Emma Raducanu reacts after reaching US Open final
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After a thrilling fortnight, the women’s singles event at the US Open will reach its conclusion on tonight when Emma Raducanu takes on Leylah Fernandez in the final. The pair are ranked at world No 150 and world No 73 respectively, and will play in the first all-teenage US Open final since 1999 when Serena Williams – then 17 – won the first of her 23 Majors. While Fernandez has more experience than her British opponent, her father and coach has defended Raducanu and praised her for reaching the final.
The US Open marks Raducanu’s second-ever Grand Slam tournament and fifth-tour level event, following the WTA 250 in Nottingham, Wimbledon, the WTA 250 in San Jose and the 125k Challenger in Chicago.
The world No 150 was ranked too low to make the cut for the US Open, and came through qualifying to earn her spot in the main draw, where she has now become the first-ever qualifier, man or woman, to reach a Major final.
The 18-year-old is yet to drop a set across her three qualifying matches and six main-draw contests, including wins over recent Olympic gold medallist Belinda Bencic and 17th seed Maria Sakkari.
Her final opponent, Fernandez, is also a lower-ranked teenager but was already known on the tour beforehand, and picked up her first title at the WTA 250 in Monterrey earlier this year.
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The Canadian turned 19 on Monday and is ranked world No 73 – high enough to earn direct-entry into the US Open but far to low to be a seed, meaning she faced a tough draw of world No 3 and defending champion Naomi Osaka, three-time Major winner Angie Kerber, world No 5 Elina Svitolina and world No 2 Aryna Sabalenka from the third round onwards.
Fernandez’s career-best showing at a Grand Slam prior to the US Open was actually worse than Raducanu’s, reaching the third-round of the delayed Roland Garros in 2020, compared to the Brit’s fourth-round showing as a Wimbledon wildcard a few months ago.
Despite that, the Canadian remains the heavy favourite on paper, with her pre-US Open ranking being more than half that of the Bromley teen, and having had a few more years’ experience on the tour even though she is only a couple of months older than Raducanu.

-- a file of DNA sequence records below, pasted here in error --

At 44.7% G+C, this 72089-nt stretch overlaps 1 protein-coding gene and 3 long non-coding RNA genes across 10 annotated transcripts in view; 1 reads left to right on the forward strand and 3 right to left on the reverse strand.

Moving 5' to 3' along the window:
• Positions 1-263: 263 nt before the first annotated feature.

While the world No 150 seems a more preferable opponent for Fernandez rather than a former champion or a top seed, her coach and father knows the threat Raducanu poses.
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Speaking to the media ahead of his daughter’s maiden Grand Slam final, her father and coach Jorge Fernandez said: “Emma made the finals because she earned her right to be in the finals. Nobody gave it to her, right?”
As Leylah prepares to face the Brit, Jorge noted that they were paying attention to fact she was playing someone who was also able to make the final.
“If you focus on the fact that it’s a finals, you’re playing another warrior in front of you, I don’t think the age, who it is or the ranking should even matter,” he added.
He had also been complimentary of what both Fernandez and Raducanu were doing for the sport, and heralded the final as a “positive” thing.
As well as being lower-ranked teenagers who have gone on impressive runs, Jorge noted the importance of both players’ heritage.
Raducanu was born in Canada to a Romanian father and Chinese mother before moving to the UK aged two while Fernandez has Ecuadorian, Peruvian and Filipino heritage and was born in Canada.
“I’m glad that they’re touching the Asian community,” Fernandez’s father and coach said.
“I think that’s a huge opportunity in the women’s game.
“I think it’s just positive for the game. Obviously I want Leylah to win. That goes without saying. But I just think that the match-up and what we’re seeing, those two ladies are touching a lot of young girls. I’m getting messages about, ‘Please pass this to Leylah’, little girls saying, ‘You’re making us believe’. This can only be good for the tennis game.”
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